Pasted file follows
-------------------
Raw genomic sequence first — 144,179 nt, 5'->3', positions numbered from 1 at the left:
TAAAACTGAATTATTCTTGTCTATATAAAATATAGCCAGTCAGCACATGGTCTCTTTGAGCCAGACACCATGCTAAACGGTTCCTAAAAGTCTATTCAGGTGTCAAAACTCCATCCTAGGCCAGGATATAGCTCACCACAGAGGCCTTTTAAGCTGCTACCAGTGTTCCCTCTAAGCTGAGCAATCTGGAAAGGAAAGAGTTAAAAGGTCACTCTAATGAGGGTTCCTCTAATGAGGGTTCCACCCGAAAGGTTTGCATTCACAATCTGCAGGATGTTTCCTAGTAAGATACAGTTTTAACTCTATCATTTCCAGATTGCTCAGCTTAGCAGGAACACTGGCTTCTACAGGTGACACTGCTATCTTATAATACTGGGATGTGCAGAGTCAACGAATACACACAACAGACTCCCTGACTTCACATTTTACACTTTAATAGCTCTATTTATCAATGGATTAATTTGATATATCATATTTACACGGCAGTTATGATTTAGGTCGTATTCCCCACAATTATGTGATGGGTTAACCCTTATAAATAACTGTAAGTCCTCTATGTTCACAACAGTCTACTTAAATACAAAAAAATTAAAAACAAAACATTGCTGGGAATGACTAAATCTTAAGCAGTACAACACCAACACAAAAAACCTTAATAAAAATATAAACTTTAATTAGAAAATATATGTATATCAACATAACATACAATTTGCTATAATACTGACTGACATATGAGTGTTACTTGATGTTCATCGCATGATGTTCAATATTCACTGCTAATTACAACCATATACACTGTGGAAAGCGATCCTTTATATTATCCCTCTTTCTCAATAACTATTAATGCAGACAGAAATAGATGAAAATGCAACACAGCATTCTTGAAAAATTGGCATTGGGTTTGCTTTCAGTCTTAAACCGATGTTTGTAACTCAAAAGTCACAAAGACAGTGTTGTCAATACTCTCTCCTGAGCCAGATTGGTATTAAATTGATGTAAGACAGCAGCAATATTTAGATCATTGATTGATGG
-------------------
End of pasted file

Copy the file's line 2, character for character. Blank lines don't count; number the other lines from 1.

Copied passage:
TAAAACTGAATTATTCTTGTCTATATAAAATATAGCCAGTCAGCACATGGTCTCTTTGAGCCAGACACCATGCTAAACGGTTCCTAAAAGTCTATTCAGGTGTCAAAACTCCATCCTAGGCCAGGATATAGCTCACCACAGAGGCCTTTTAAGCTGCTACCAGTGTTCCCTCTAAGCTGAGCAATCTGGAAAGGAAAGAGTTAAAAGGTCACTCTAATGAGGGTTCCTCTAATGAGGGTTCCACCCGAAAGGTTTGCATTCACAATCTGCAGGATGTTTCCTAGTAAGATACAGTTTTAACTCTATCATTTCCAGATTGCTCAGCTTAGCAGGAACACTGGCTTCTACAGGTGACACTGCTATCTTATAATACTGGGATGTGCAGAGTCAACGAATACACACAACAGACTCCCTGACTTCACATTTTACACTTTAATAGCTCTATTTATCAATGGATTAATTTGATATATCATATTTACACGGCAGTTATGATTTAGGTCGTATTCCCCACAATTATGTGATGGGTTAACCCTTATAAATAACTGTAAGTCCTCTATGTTCACAACAGTCTACTTAAATACAAAAAAATTAAAAACAAAACATTGCTGGGAATGACTAAATCTTAAGCAGTACAACACCAACACAAAAAACCTTAATAAAAATATAAACTTTAATTAGAAAATATATGTATATCAACATAACATACAATTTGCTATAATACTGACTGACATATGAGTGTTACTTGATGTTCATCGCATGATGTTCAATATTCACTGCTAATTACAACCATATACACTGTGGAAAGCGATCCTTTATATTATCCCTCTTTCTCAATAACTATTAATGCAGACAGAAATAGATGAAAATGCAACACAGCATTCTTGAAAAATTGGCATTGGGTTTGCTTTCAGTCTTAAACCGATGTTTGTAACTCAAAAGTCACAAAGACAGTGTTGTCAATACTCTCTCCTGAGCCAGATTGGTATTAAATTGATGTAAGACAGCAGCAATATTTAGATCATTGATTGATGG